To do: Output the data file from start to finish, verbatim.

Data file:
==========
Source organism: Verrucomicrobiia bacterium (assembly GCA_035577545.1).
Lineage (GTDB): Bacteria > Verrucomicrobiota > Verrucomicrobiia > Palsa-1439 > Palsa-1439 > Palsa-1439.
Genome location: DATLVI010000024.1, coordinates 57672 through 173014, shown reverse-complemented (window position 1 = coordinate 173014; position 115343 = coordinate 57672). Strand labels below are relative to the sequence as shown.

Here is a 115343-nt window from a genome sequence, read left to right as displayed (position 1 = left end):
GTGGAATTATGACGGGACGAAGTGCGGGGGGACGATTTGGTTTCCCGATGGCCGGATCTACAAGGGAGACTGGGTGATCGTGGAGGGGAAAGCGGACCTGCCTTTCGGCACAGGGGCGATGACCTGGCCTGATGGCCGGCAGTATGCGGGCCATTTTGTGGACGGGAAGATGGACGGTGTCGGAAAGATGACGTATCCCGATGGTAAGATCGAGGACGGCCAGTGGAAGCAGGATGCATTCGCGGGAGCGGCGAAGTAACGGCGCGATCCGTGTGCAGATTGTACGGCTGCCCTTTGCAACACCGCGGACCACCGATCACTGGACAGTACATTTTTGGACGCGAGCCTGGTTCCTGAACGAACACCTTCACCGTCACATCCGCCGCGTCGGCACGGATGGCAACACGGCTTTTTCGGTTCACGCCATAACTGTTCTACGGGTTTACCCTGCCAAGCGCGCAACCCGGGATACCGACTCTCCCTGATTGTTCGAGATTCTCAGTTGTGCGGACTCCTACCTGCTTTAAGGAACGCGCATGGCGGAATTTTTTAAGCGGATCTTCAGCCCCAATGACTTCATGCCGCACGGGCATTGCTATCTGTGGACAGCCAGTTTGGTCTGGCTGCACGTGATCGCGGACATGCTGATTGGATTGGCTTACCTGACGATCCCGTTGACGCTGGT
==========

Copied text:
Source organism: Verrucomicrobiia bacterium (assembly GCA_035577545.1).
Lineage (GTDB): Bacteria > Verrucomicrobiota > Verrucomicrobiia > Palsa-1439 > Palsa-1439 > Palsa-1439.
Genome location: DATLVI010000024.1, coordinates 57672 through 173014, shown reverse-complemented (window position 1 = coordinate 173014; position 115343 = coordinate 57672). Strand labels below are relative to the sequence as shown.

Here is a 115343-nt window from a genome sequence, read left to right as displayed (position 1 = left end):
GTGGAATTATGACGGGACGAAGTGCGGGGGGACGATTTGGTTTCCCGATGGCCGGATCTACAAGGGAGACTGGGTGATCGTGGAGGGGAAAGCGGACCTGCCTTTCGGCACAGGGGCGATGACCTGGCCTGATGGCCGGCAGTATGCGGGCCATTTTGTGGACGGGAAGATGGACGGTGTCGGAAAGATGACGTATCCCGATGGTAAGATCGAGGACGGCCAGTGGAAGCAGGATGCATTCGCGGGAGCGGCGAAGTAACGGCGCGATCCGTGTGCAGATTGTACGGCTGCCCTTTGCAACACCGCGGACCACCGATCACTGGACAGTACATTTTTGGACGCGAGCCTGGTTCCTGAACGAACACCTTCACCGTCACATCCGCCGCGTCGGCACGGATGGCAACACGGCTTTTTCGGTTCACGCCATAACTGTTCTACGGGTTTACCCTGCCAAGCGCGCAACCCGGGATACCGACTCTCCCTGATTGTTCGAGATTCTCAGTTGTGCGGACTCCTACCTGCTTTAAGGAACGCGCATGGCGGAATTTTTTAAGCGGATCTTCAGCCCCAATGACTTCATGCCGCACGGGCATTGCTATCTGTGGACAGCCAGTTTGGTCTGGCTGCACGTGATCGCGGACATGCTGATTGGATTGGCTTACCTGACGATCCCGTTGACGCTGGT